Kevin Durant, James Harden behind in All-Star voting… and rightfully so

The latest NBA All-Star voting shows Kevin Durant and James Harden, two perennial league favorites, on the outside of that starting lineup looking in.

Shocked?  You shouldn’t be because this year, that can only mean that fans are finally paying attention.  Try this on for size.

James Harden has been on an offensive tear lately.  In the absence of his running mate Chris Paul, Harden has averaged over 30 points in, as of this writing, 18 straight games.  The guy has been, rather inappropriately mind you, drawing comparisons to Wilt Chamberlain.  Over that 18-game stretch, Harden has taken 460 shots.  Of those 460 field goal attempts, he has made only 180.  That’s a 39% clip for a guy who is taking the overwhelming majority of his team’s shots.  As of right now, Harden has taken 958 shots this season.  The teammate closest to him has attempted half that many.

Harden went nuts this week, scoring 58 points against the Brooklyn Nets.  His team lost.

Harden’s patented dribble-drive (he’s left-handed), step-back and shoot is currently one of the league’s most un-guardable moves, especially in this day and age where contact with another player is verboten.  Harden’s individual streak is undeniably impressive, the key word here being individual.

Harden’s former teammate is also scoring at an impressive clip.  Kevin Durant is fourth in the league in scoring, averaging 28 points per game.  Like Harden, Durant is inarguably one of the top five players in the league, if not the best, and has been for quite some time… yet he’s not leading in the fan voting either.  Not even close.  He’s currently the 6th leading vote-getter in the West.  Apparently, the average NBA fan has yet to forgive him for joining the Golden State Warriors.

Durant’s numbers are impressive but he’s not even the third most valuable player on his team.  He will be an all-star this year.  He’ll just be coming off the bench.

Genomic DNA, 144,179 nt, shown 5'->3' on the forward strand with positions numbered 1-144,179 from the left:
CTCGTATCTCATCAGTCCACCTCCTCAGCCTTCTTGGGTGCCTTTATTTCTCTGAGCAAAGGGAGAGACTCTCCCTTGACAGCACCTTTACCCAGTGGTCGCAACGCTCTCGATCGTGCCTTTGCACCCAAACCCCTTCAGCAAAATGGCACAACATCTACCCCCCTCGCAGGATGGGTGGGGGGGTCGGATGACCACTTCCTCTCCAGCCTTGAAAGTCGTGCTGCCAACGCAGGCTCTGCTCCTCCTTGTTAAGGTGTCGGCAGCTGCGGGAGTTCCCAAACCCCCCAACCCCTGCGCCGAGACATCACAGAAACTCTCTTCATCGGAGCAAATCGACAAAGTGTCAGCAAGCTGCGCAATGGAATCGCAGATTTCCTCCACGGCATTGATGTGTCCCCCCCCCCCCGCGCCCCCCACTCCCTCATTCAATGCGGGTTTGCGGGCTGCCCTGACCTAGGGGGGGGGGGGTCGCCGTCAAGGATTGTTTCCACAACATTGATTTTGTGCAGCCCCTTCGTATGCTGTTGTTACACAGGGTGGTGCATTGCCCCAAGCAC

Is something amiss or did fans finally get it right?

Here are your NBA fan votes as of January 17th:

WESTERN CONFERENCE

Frontcourt

LeBron James 3,770,807

Luka Doncic 3.301,825

Paul George 2,583,342

Kevin Durant 2,432,134

Guards

Stephen Curry 2,979,080

Derrick Rose 2,712,938

James Harden 2,315,093

Russell Westbrook 2,090,432

 

EASTERN CONFERENCE

Frontcourt

G Antetokounmpo 3,626,909

Kawhi Leonard 2,882,227

Joel Embiid 2,292,511

Jayson Tatum 826,177

Guards

Kyrie Irving 3,187,015

Dwyane Wade 1,738,043

Kemba Walker 1,156,040

Ben Simmons 941,368

To be sure, the fact that Derrick Rose has more All-Star votes than James Harden is laughable.  That’s not to undermine the numbers Rose is putting up (18.8 ppg) but to suggest he’s having a better, or even more valuable, season than Harden is absurd.  Even at his best, Rose never was the player that James Harden is.

After a career full of incomplete seasons, Rose has endeared himself more to NBA fans than Harden is currently, even at his 35 points per game clip.  That’s why All-Star voting is left up to the fans.  Because opinions matter.  And this year, they have spoken loud and clear.

Similarly, although Kevin Durant’s Warriors (they’re really Steph Curry’s) have re-assumed first place in the Western Conference, few give Durant credit for that success.  Their early season struggles were mostly attributed to Curry and Draymond Green being unhealthy.  Now that they’re both back and the Warriors’ juices are flowing again, Durant’s numbers have been put into perspective.  His scoring is up but his efficiency is down.  That plus people still disapproving of his move to Oakland all equate to fewer votes in the polls.

Harden and Durant are both in the top four in league scoring yet neither rank in the top 30 in field goal percentage.  With shoddy defense and far more lackadaisical foul calls, scoring in the league is up.  Anyone can score if they take enough shots, case in point James Harden 2018.

Just like the other major sports, the NBA is a popularity-based league and the All-Star Game has always been about the fans.  I commend them for having a discerning eye.

The Western Conference is overloaded with individual talent and to be clear, any way you slice it, James Harden and Kevin Durant are two top-five players in this league.  They both deserve to be, and will be, all-stars… but not because of the seasons they’re having.

The fans are seeing to it.

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